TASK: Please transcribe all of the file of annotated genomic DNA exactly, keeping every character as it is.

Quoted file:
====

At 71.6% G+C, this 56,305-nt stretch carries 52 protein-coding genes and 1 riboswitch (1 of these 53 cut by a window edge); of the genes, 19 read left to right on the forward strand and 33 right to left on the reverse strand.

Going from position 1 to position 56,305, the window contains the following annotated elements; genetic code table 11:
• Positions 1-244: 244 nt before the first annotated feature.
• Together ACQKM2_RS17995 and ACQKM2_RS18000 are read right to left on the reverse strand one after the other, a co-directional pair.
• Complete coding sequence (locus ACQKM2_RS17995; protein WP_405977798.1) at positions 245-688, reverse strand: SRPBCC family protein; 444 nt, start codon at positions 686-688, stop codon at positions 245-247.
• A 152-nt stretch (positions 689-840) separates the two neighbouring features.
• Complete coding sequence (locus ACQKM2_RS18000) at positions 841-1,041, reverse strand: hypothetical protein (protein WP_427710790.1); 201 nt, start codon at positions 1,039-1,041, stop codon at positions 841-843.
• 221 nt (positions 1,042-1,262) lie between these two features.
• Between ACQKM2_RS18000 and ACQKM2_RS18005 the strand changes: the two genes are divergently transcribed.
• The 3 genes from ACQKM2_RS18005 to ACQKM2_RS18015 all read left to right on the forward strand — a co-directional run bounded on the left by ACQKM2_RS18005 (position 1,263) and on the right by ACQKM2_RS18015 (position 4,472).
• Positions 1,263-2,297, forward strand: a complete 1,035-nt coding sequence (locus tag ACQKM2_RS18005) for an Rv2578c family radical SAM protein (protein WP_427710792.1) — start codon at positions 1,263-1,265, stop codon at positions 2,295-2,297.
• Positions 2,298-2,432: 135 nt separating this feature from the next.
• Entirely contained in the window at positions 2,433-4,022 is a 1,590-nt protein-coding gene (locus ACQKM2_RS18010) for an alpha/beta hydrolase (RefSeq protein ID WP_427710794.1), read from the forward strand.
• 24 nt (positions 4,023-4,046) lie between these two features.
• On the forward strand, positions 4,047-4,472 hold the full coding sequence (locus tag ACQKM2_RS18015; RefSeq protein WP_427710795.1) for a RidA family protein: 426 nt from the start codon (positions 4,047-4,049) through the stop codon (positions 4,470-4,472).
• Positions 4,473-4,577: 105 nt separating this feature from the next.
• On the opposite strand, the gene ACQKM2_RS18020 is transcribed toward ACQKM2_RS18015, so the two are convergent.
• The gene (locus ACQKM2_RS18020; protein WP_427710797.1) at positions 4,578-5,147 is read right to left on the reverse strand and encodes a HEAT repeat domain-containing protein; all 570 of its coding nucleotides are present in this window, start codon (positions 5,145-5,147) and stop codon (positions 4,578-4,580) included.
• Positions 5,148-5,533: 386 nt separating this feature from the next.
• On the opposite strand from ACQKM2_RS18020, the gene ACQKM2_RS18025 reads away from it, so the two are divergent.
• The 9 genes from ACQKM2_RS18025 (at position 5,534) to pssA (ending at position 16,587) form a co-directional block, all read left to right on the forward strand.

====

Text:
At 71.6% G+C, this 56,305-nt stretch carries 52 protein-coding genes and 1 riboswitch (1 of these 53 cut by a window edge); of the genes, 19 read left to right on the forward strand and 33 right to left on the reverse strand.

Going from position 1 to position 56,305, the window contains the following annotated elements; genetic code table 11:
• Positions 1-244: 244 nt before the first annotated feature.
• Together ACQKM2_RS17995 and ACQKM2_RS18000 are read right to left on the reverse strand one after the other, a co-directional pair.
• Complete coding sequence (locus ACQKM2_RS17995; protein WP_405977798.1) at positions 245-688, reverse strand: SRPBCC family protein; 444 nt, start codon at positions 686-688, stop codon at positions 245-247.
• A 152-nt stretch (positions 689-840) separates the two neighbouring features.
• Complete coding sequence (locus ACQKM2_RS18000) at positions 841-1,041, reverse strand: hypothetical protein (protein WP_427710790.1); 201 nt, start codon at positions 1,039-1,041, stop codon at positions 841-843.
• 221 nt (positions 1,042-1,262) lie between these two features.
• Between ACQKM2_RS18000 and ACQKM2_RS18005 the strand changes: the two genes are divergently transcribed.
• The 3 genes from ACQKM2_RS18005 to ACQKM2_RS18015 all read left to right on the forward strand — a co-directional run bounded on the left by ACQKM2_RS18005 (position 1,263) and on the right by ACQKM2_RS18015 (position 4,472).
• Positions 1,263-2,297, forward strand: a complete 1,035-nt coding sequence (locus tag ACQKM2_RS18005) for an Rv2578c family radical SAM protein (protein WP_427710792.1) — start codon at positions 1,263-1,265, stop codon at positions 2,295-2,297.
• Positions 2,298-2,432: 135 nt separating this feature from the next.
• Entirely contained in the window at positions 2,433-4,022 is a 1,590-nt protein-coding gene (locus ACQKM2_RS18010) for an alpha/beta hydrolase (RefSeq protein ID WP_427710794.1), read from the forward strand.
• 24 nt (positions 4,023-4,046) lie between these two features.
• On the forward strand, positions 4,047-4,472 hold the full coding sequence (locus tag ACQKM2_RS18015; RefSeq protein WP_427710795.1) for a RidA family protein: 426 nt from the start codon (positions 4,047-4,049) through the stop codon (positions 4,470-4,472).
• Positions 4,473-4,577: 105 nt separating this feature from the next.
• On the opposite strand, the gene ACQKM2_RS18020 is transcribed toward ACQKM2_RS18015, so the two are convergent.
• The gene (locus ACQKM2_RS18020; protein WP_427710797.1) at positions 4,578-5,147 is read right to left on the reverse strand and encodes a HEAT repeat domain-containing protein; all 570 of its coding nucleotides are present in this window, start codon (positions 5,145-5,147) and stop codon (positions 4,578-4,580) included.
• Positions 5,148-5,533: 386 nt separating this feature from the next.
• On the opposite strand from ACQKM2_RS18020, the gene ACQKM2_RS18025 reads away from it, so the two are divergent.
• The 9 genes from ACQKM2_RS18025 (at position 5,534) to pssA (ending at position 16,587) form a co-directional block, all read left to right on the forward strand.